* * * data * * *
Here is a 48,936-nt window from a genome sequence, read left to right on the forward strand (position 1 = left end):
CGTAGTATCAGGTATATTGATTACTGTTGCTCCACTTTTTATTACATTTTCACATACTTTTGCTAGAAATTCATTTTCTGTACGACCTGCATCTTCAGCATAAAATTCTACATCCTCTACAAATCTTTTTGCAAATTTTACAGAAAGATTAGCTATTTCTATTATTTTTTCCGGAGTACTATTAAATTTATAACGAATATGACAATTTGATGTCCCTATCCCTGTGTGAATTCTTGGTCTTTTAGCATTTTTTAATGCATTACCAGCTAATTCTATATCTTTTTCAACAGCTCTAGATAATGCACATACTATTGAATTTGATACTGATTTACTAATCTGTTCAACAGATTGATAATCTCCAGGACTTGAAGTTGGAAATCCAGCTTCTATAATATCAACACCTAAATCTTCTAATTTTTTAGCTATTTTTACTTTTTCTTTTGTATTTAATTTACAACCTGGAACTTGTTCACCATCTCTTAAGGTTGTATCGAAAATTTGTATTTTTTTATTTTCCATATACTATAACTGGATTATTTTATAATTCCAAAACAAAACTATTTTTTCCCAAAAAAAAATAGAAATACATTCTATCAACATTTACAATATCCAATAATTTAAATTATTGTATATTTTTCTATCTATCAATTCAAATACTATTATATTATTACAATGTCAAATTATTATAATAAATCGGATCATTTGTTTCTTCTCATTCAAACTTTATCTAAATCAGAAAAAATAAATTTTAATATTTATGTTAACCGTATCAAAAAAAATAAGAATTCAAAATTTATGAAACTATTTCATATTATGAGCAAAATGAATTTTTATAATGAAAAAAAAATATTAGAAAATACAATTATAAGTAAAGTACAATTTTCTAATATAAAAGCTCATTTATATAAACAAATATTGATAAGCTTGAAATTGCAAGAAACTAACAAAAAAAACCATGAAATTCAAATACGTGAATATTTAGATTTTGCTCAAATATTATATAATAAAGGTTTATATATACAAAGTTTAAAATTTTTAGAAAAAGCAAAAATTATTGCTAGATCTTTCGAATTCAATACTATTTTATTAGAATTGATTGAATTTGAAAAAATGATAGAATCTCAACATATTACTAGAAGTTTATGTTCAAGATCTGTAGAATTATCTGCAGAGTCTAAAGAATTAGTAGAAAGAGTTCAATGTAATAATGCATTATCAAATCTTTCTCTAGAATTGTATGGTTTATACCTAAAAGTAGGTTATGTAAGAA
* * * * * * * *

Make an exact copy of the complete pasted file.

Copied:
Here is a 48,936-nt window from a genome sequence, read left to right on the forward strand (position 1 = left end):
CGTAGTATCAGGTATATTGATTACTGTTGCTCCACTTTTTATTACATTTTCACATACTTTTGCTAGAAATTCATTTTCTGTACGACCTGCATCTTCAGCATAAAATTCTACATCCTCTACAAATCTTTTTGCAAATTTTACAGAAAGATTAGCTATTTCTATTATTTTTTCCGGAGTACTATTAAATTTATAACGAATATGACAATTTGATGTCCCTATCCCTGTGTGAATTCTTGGTCTTTTAGCATTTTTTAATGCATTACCAGCTAATTCTATATCTTTTTCAACAGCTCTAGATAATGCACATACTATTGAATTTGATACTGATTTACTAATCTGTTCAACAGATTGATAATCTCCAGGACTTGAAGTTGGAAATCCAGCTTCTATAATATCAACACCTAAATCTTCTAATTTTTTAGCTATTTTTACTTTTTCTTTTGTATTTAATTTACAACCTGGAACTTGTTCACCATCTCTTAAGGTTGTATCGAAAATTTGTATTTTTTTATTTTCCATATACTATAACTGGATTATTTTATAATTCCAAAACAAAACTATTTTTTCCCAAAAAAAAATAGAAATACATTCTATCAACATTTACAATATCCAATAATTTAAATTATTGTATATTTTTCTATCTATCAATTCAAATACTATTATATTATTACAATGTCAAATTATTATAATAAATCGGATCATTTGTTTCTTCTCATTCAAACTTTATCTAAATCAGAAAAAATAAATTTTAATATTTATGTTAACCGTATCAAAAAAAATAAGAATTCAAAATTTATGAAACTATTTCATATTATGAGCAAAATGAATTTTTATAATGAAAAAAAAATATTAGAAAATACAATTATAAGTAAAGTACAATTTTCTAATATAAAAGCTCATTTATATAAACAAATATTGATAAGCTTGAAATTGCAAGAAACTAACAAAAAAAACCATGAAATTCAAATACGTGAATATTTAGATTTTGCTCAAATATTATATAATAAAGGTTTATATATACAAAGTTTAAAATTTTTAGAAAAAGCAAAAATTATTGCTAGATCTTTCGAATTCAATACTATTTTATTAGAATTGATTGAATTTGAAAAAATGATAGAATCTCAACATATTACTAGAAGTTTATGTTCAAGATCTGTAGAATTATCTGCAGAGTCTAAAGAATTAGTAGAAAGAGTTCAATGTAATAATGCATTATCAAATCTTTCTCTAGAATTGTATGGTTTATACCTAAAAGTAGGTTATGTAAGAA